Dr Quentin Outram
- Position: Senior Lecturer
- Areas of expertise: History of the British coal-mining industry; British labour history; economic history of domestic service; British cultural history; economics of famine.
- Email: Q.Outram@lubs.leeds.ac.uk
- Phone: +44(0)113 343 4496
- Location: 1.17 Maurice Keyworth
- Website: Society for the Study of Labour History
BA (Hons.) and Ph.D. Economics, Cambridge University
BA Mathematics, Open University
I was brought up as an economist, trained at the University of Cambridge and the Open University, and I have taught economics to undergraduates at the University of Leeds since 1979 and economic history to them since 2014.
- I am Secretary of the Society for the Study of Labour History ...
- ... and I am the Book Reviews editor of the Society's journal, the Labour History Review.
The economic history represents a long standing interest. My first book, Strikes and Solidarity: Coalfield Conflict in Britain, 1889-1966, published in 1998, was the fruit of a collaboration with Roy Church, Professor of Economic History at the University of East Anglia and author of the standard history of the Victorian coal industry in Britain.
As a result of an invitation from colleagues in the Centre for Development Studies at Leeds, I moved into another field, the economics of famine and food security and, later, the political economy of conflict. This involved research, fieldwork and consultancy in Mongolia, Eritrea and Liberia for organizations including the Department for International Development and the Food and Agriculture Organization of the United Nations. This area remains a key element in my teaching work. My country experience of Liberia enabled me to act as an expert witness in court cases concerning applicants for asylum from Liberia who had fled the country during and for some time after the 1989-1996 and 1999-2003 civil wars.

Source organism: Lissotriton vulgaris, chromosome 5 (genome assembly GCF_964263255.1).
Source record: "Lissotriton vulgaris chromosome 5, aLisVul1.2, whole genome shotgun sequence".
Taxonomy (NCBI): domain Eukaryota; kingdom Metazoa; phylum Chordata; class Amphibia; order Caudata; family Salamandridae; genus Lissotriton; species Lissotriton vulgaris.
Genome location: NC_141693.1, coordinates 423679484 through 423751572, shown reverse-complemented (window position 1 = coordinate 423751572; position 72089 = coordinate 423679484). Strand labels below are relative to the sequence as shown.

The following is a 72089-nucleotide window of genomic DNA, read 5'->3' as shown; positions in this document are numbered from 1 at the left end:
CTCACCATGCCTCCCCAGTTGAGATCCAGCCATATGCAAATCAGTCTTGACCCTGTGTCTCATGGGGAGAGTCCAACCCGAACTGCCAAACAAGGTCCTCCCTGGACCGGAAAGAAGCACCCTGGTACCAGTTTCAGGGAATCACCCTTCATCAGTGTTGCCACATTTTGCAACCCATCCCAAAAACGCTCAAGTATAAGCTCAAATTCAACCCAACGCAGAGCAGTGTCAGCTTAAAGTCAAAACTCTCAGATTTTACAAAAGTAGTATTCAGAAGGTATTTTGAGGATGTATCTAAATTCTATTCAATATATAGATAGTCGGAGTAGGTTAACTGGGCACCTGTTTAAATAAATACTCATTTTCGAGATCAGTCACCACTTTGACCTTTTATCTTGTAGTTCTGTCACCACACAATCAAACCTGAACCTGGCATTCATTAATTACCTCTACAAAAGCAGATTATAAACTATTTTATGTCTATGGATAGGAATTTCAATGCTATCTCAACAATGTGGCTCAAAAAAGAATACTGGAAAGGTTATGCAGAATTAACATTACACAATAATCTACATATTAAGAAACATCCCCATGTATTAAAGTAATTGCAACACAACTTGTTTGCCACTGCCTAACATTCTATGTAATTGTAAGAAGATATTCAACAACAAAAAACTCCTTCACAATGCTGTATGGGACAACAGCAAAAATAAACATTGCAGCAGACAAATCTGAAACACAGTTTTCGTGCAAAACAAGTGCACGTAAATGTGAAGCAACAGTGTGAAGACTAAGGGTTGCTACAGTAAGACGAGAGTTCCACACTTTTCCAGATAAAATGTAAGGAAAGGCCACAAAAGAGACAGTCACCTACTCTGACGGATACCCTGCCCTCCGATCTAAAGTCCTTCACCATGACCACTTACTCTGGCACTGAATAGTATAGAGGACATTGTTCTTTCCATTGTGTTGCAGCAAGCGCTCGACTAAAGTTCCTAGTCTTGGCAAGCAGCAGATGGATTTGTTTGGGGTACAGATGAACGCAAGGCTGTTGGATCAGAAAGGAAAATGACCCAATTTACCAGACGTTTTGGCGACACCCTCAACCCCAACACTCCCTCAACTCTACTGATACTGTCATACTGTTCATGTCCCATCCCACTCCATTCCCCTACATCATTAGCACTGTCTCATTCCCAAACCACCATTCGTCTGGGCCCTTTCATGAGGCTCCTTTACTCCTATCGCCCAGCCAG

My research has now returned to the history of the UK coal industry and its people. In the background I have been working on a project concerning the nature and dynamics of class feeling in the industry in the nineteenth and twentieth centuries. From time to time a variety of spin-offs emerge from this research. The most recent include a video, Anger and Reason in the English Coal Lockout of 1893 which is available on the website of the Society for the Study of Labour History at Video: Anger and Reason in the English Coal Lockout of 1893 – Society for the Study of Labour History (sslh.org.uk); The Featherstone Massacre and the People’s Martyrology: An Exploration of Christian Culture in British Coal Strikes (2018); Private Vices, Public Virtues and the Emergence of the Liberal Personality in Britain 1785-1914 (2016); Son Preference among the Edwardian Middles Classes (2015); The Historiography of the British Coal Industry (2015); and three biographies of prominent coal-owners and managers written for the Oxford Dictionary of National Biography in 2014: Sir Adam Nimmo (1866-1939), Charles Augustus Carlow (1878-1954), and Robert W. Foot (1889-1973). All these latter are available on academia.edu. Other recent publications include: Quentin Outram, ‘Margot Asquith and Jean Harlow’, Notes & Queries, New Series, 59 (3) (September 2012), pp. 425-8 (about the notorious but, as I show, fictional spat between the two); Quentin Outram, ‘The Demand for Residential Domestic Service in the London of 1901’, Economic History Review, Volume 70, Issue 3 (2017), pp. 893-918 (an attempt to get a handle on how well-off late-Victorian coal-owners actually were); and Quentin Outram and Keith Laybourn (eds), Secular Martyrdom in Britain and Ireland: From Peterloo to the Present, Basingstoke: Palgrave Macmillan, 2018, pp. xvii+346, h/b, about £79 (slightly discounted copies are available online). ISBN: 978 33196 29049. For details see: https://www.amazon. co.uk/Secular-Martyrdom-Britain-Ireland-Peterloo/dp/3319629042/. This includes a chapter about the Featherstone Massacre. Subsequent research is likely to appear mainly on the website of the Society for the Study of Labour History at www.sslh.org.uk.
- BA (Hons.) Economics, University of Cambridge
- Ph.D. Economics, University of Cambridge
- BA Mathematics, Open University
- Society for the Study of Labour History
- Royal Historical Society
I have taught a wide variety of modules in the area of micro-economics, applied economics, and economic history.
Research groups and institutes
- Applied Institute for Research in Economics